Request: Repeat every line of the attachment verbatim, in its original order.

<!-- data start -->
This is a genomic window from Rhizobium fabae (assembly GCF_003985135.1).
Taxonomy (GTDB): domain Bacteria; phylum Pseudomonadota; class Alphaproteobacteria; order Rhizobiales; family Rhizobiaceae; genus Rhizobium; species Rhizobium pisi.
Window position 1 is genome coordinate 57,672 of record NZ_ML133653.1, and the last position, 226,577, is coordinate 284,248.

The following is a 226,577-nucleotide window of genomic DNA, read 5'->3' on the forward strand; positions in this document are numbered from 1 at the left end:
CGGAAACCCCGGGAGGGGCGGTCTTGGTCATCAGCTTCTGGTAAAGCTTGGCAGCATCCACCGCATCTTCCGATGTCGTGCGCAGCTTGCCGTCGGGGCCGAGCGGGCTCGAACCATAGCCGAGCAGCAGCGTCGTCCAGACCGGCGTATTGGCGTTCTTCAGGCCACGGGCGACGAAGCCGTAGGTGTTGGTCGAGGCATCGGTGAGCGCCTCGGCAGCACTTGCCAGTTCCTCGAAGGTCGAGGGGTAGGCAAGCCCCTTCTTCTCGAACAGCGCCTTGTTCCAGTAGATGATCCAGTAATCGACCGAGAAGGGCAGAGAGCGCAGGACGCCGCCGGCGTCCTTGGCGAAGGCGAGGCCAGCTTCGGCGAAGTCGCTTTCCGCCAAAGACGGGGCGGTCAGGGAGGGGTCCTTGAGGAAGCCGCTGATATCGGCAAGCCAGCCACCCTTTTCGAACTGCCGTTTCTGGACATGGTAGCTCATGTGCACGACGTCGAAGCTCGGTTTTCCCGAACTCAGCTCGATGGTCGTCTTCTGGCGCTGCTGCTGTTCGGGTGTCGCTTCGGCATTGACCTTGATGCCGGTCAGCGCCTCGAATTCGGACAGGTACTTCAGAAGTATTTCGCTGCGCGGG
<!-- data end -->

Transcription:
This is a genomic window from Rhizobium fabae (assembly GCF_003985135.1).
Taxonomy (GTDB): domain Bacteria; phylum Pseudomonadota; class Alphaproteobacteria; order Rhizobiales; family Rhizobiaceae; genus Rhizobium; species Rhizobium pisi.
Window position 1 is genome coordinate 57,672 of record NZ_ML133653.1, and the last position, 226,577, is coordinate 284,248.

The following is a 226,577-nucleotide window of genomic DNA, read 5'->3' on the forward strand; positions in this document are numbered from 1 at the left end:
CGGAAACCCCGGGAGGGGCGGTCTTGGTCATCAGCTTCTGGTAAAGCTTGGCAGCATCCACCGCATCTTCCGATGTCGTGCGCAGCTTGCCGTCGGGGCCGAGCGGGCTCGAACCATAGCCGAGCAGCAGCGTCGTCCAGACCGGCGTATTGGCGTTCTTCAGGCCACGGGCGACGAAGCCGTAGGTGTTGGTCGAGGCATCGGTGAGCGCCTCGGCAGCACTTGCCAGTTCCTCGAAGGTCGAGGGGTAGGCAAGCCCCTTCTTCTCGAACAGCGCCTTGTTCCAGTAGATGATCCAGTAATCGACCGAGAAGGGCAGAGAGCGCAGGACGCCGCCGGCGTCCTTGGCGAAGGCGAGGCCAGCTTCGGCGAAGTCGCTTTCCGCCAAAGACGGGGCGGTCAGGGAGGGGTCCTTGAGGAAGCCGCTGATATCGGCAAGCCAGCCACCCTTTTCGAACTGCCGTTTCTGGACATGGTAGCTCATGTGCACGACGTCGAAGCTCGGTTTTCCCGAACTCAGCTCGATGGTCGTCTTCTGGCGCTGCTGCTGTTCGGGTGTCGCTTCGGCATTGACCTTGATGCCGGTCAGCGCCTCGAATTCGGACAGGTACTTCAGAAGTATTTCGCTGCGCGGG